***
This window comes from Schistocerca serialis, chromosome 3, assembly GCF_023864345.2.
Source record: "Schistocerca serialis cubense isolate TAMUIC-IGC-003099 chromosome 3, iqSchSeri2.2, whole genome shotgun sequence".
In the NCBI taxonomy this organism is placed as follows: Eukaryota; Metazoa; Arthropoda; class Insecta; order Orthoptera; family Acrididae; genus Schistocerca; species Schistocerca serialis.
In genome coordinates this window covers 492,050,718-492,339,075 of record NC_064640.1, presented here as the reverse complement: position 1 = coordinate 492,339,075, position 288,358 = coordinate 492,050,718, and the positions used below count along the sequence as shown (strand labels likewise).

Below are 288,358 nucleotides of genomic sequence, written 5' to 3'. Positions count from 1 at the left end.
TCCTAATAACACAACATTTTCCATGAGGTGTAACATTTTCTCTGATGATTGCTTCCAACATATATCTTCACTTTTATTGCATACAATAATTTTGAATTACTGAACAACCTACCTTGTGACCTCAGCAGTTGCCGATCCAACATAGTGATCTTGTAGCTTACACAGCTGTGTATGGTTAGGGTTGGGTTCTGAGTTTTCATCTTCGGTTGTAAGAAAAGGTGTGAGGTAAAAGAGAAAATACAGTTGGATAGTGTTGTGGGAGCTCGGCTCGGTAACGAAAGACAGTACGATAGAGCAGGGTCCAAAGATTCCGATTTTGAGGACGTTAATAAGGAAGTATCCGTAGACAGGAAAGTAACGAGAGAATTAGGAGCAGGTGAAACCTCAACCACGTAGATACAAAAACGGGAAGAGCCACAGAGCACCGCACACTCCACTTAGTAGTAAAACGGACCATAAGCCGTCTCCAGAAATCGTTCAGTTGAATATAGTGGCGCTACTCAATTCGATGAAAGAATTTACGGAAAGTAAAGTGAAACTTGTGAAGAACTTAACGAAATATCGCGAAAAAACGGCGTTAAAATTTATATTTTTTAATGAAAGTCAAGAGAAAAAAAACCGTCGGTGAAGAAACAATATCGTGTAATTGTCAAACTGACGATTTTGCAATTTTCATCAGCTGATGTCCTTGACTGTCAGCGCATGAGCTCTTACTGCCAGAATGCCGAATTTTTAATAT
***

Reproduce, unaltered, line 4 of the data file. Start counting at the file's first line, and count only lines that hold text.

In genome coordinates this window covers 492,050,718-492,339,075 of record NC_064640.1, presented here as the reverse complement: position 1 = coordinate 492,339,075, position 288,358 = coordinate 492,050,718, and the positions used below count along the sequence as shown (strand labels likewise).